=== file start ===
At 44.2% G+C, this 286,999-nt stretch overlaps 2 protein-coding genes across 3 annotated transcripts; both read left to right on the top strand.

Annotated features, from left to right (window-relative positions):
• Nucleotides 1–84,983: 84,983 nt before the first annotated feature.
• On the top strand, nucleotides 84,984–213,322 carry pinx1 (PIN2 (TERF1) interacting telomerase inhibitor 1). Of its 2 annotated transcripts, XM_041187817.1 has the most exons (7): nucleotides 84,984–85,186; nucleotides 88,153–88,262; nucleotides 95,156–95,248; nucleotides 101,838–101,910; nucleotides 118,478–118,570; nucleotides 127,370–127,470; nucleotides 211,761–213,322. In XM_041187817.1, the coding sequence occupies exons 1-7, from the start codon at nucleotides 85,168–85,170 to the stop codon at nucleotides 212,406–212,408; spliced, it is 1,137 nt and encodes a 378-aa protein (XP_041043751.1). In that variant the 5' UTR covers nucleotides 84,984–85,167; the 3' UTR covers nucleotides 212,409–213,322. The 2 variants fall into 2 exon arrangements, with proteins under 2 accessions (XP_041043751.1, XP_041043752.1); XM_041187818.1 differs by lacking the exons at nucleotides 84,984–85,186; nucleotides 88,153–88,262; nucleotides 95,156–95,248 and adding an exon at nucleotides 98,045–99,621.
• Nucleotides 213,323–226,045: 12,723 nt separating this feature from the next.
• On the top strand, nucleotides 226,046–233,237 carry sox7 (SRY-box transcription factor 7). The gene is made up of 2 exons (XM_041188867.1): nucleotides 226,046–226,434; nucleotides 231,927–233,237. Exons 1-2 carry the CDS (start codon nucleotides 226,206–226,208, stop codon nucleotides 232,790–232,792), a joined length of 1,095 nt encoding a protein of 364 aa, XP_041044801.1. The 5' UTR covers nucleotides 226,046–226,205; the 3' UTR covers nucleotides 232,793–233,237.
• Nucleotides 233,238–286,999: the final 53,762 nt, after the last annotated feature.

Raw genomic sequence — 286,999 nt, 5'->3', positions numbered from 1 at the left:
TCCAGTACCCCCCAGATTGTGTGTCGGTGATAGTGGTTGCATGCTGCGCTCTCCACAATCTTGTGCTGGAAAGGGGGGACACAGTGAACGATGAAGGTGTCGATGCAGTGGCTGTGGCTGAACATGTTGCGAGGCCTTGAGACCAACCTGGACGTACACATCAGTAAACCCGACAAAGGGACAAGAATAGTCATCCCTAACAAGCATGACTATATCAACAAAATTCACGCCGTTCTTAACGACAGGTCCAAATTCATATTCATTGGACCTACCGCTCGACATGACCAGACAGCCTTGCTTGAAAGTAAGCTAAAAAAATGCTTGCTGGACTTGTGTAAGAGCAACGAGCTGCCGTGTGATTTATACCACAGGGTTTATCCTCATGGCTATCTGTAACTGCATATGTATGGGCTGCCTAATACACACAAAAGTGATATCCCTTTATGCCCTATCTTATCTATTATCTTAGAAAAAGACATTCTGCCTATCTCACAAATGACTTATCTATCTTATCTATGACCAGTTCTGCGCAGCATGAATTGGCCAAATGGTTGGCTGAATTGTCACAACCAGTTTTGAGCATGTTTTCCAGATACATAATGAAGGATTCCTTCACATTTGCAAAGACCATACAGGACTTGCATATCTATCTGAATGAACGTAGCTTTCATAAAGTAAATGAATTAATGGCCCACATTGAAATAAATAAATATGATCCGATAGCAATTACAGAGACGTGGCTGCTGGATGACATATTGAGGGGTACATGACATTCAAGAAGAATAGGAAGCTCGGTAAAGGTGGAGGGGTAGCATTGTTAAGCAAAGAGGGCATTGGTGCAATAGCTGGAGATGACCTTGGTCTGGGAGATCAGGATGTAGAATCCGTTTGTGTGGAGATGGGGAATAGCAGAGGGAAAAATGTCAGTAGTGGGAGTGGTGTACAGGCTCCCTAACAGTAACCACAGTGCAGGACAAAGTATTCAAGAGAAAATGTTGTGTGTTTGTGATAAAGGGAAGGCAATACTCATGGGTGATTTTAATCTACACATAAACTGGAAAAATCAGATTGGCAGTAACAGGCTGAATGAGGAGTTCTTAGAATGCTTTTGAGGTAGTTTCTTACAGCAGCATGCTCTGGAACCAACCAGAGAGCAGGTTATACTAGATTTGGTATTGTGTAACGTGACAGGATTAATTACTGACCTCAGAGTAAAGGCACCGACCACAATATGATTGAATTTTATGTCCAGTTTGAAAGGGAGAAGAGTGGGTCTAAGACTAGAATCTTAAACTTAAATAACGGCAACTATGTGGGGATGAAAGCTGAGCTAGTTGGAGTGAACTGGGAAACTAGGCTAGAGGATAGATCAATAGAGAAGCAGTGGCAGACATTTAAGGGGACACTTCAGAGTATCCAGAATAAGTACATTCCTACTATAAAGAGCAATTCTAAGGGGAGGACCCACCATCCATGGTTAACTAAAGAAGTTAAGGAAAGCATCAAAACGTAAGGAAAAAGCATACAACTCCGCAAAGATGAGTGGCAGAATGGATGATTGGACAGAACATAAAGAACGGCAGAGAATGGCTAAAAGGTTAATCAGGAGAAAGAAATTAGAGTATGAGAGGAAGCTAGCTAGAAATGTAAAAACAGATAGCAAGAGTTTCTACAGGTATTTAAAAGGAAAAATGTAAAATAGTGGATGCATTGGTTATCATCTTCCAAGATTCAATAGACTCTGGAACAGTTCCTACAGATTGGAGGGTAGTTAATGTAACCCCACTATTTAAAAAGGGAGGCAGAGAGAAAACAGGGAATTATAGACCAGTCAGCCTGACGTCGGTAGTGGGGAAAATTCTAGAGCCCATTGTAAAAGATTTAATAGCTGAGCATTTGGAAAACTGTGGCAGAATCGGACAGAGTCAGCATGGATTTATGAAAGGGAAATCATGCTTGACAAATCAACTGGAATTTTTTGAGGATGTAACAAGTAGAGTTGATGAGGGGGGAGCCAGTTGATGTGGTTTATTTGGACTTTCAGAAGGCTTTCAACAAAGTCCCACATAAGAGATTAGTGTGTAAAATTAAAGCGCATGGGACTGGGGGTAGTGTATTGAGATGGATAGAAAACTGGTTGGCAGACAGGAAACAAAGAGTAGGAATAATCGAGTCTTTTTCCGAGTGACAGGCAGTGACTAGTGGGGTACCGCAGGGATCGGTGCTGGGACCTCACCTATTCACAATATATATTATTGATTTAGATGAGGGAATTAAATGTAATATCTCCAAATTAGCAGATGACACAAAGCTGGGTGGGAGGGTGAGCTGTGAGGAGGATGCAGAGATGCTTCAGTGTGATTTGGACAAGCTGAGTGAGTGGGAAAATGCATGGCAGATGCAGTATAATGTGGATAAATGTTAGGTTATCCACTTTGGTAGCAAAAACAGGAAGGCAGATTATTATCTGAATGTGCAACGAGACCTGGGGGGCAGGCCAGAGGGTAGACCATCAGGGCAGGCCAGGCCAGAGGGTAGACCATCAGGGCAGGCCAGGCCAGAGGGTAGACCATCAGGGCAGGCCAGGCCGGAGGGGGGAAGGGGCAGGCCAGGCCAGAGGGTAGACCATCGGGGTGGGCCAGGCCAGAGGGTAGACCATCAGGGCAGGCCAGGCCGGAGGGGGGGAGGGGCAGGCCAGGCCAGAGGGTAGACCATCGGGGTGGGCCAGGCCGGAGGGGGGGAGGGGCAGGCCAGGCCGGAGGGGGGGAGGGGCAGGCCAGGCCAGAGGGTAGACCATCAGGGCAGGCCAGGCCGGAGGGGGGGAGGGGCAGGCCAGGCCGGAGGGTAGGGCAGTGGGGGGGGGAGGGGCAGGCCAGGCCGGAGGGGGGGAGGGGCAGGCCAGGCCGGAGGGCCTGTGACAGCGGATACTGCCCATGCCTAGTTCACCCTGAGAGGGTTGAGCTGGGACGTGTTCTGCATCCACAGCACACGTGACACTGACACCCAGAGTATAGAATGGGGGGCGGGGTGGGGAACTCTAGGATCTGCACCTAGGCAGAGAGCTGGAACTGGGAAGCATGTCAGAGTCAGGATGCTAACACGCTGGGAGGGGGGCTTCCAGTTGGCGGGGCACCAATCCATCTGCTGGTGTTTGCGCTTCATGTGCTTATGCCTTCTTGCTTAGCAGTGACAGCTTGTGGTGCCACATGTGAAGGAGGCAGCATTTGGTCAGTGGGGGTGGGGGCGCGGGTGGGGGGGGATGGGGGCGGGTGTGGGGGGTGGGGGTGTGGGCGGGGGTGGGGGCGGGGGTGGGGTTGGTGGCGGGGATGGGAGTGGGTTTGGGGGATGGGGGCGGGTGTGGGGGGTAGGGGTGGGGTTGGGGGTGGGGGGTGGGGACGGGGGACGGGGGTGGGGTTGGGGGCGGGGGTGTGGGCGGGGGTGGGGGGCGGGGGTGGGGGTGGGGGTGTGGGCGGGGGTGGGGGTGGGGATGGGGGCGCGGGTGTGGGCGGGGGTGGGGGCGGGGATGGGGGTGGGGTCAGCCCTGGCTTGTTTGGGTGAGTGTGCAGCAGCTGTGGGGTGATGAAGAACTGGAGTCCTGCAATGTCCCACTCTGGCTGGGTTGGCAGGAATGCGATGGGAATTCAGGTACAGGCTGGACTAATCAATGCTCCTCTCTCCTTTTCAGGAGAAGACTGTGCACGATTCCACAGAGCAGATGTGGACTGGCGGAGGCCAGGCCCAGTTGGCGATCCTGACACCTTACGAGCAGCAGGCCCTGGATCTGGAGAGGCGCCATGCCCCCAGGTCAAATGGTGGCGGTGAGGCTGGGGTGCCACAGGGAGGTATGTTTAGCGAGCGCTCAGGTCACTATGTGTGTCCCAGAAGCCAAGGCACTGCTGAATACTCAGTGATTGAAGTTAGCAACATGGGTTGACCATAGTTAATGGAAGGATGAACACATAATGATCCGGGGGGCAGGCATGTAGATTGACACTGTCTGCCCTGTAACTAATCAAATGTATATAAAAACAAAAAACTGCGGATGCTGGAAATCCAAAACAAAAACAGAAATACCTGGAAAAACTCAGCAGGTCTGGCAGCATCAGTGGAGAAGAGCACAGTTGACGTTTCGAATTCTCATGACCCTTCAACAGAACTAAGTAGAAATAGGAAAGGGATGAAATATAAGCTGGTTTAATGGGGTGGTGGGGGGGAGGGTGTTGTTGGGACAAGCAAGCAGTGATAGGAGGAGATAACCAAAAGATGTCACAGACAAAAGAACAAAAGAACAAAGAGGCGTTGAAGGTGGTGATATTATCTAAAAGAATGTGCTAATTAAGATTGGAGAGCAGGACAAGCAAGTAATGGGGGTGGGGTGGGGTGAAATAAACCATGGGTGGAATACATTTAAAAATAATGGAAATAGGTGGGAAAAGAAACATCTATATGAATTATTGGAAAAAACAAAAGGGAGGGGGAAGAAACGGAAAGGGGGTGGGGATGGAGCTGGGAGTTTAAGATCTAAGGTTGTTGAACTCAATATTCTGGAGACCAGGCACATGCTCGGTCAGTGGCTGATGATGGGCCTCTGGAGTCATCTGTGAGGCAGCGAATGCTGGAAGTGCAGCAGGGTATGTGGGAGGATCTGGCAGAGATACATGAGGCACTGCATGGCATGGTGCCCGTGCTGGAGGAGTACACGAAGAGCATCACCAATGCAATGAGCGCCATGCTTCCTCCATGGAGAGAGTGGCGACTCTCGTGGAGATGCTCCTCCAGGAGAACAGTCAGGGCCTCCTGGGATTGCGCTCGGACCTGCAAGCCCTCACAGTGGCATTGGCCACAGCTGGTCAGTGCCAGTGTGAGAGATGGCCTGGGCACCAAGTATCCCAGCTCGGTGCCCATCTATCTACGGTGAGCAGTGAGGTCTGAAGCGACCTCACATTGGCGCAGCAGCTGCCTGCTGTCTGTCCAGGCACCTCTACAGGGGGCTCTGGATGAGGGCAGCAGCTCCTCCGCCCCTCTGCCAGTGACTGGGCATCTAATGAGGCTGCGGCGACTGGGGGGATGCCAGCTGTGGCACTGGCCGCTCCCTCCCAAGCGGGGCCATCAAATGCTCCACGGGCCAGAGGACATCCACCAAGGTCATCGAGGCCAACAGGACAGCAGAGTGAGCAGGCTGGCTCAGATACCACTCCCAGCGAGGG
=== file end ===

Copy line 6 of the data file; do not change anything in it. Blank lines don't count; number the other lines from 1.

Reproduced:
• On the top strand, nucleotides 226,046–233,237 carry sox7 (SRY-box transcription factor 7). The gene is made up of 2 exons (XM_041188867.1): nucleotides 226,046–226,434; nucleotides 231,927–233,237. Exons 1-2 carry the CDS (start codon nucleotides 226,206–226,208, stop codon nucleotides 232,790–232,792), a joined length of 1,095 nt encoding a protein of 364 aa, XP_041044801.1. The 5' UTR covers nucleotides 226,046–226,205; the 3' UTR covers nucleotides 232,793–233,237.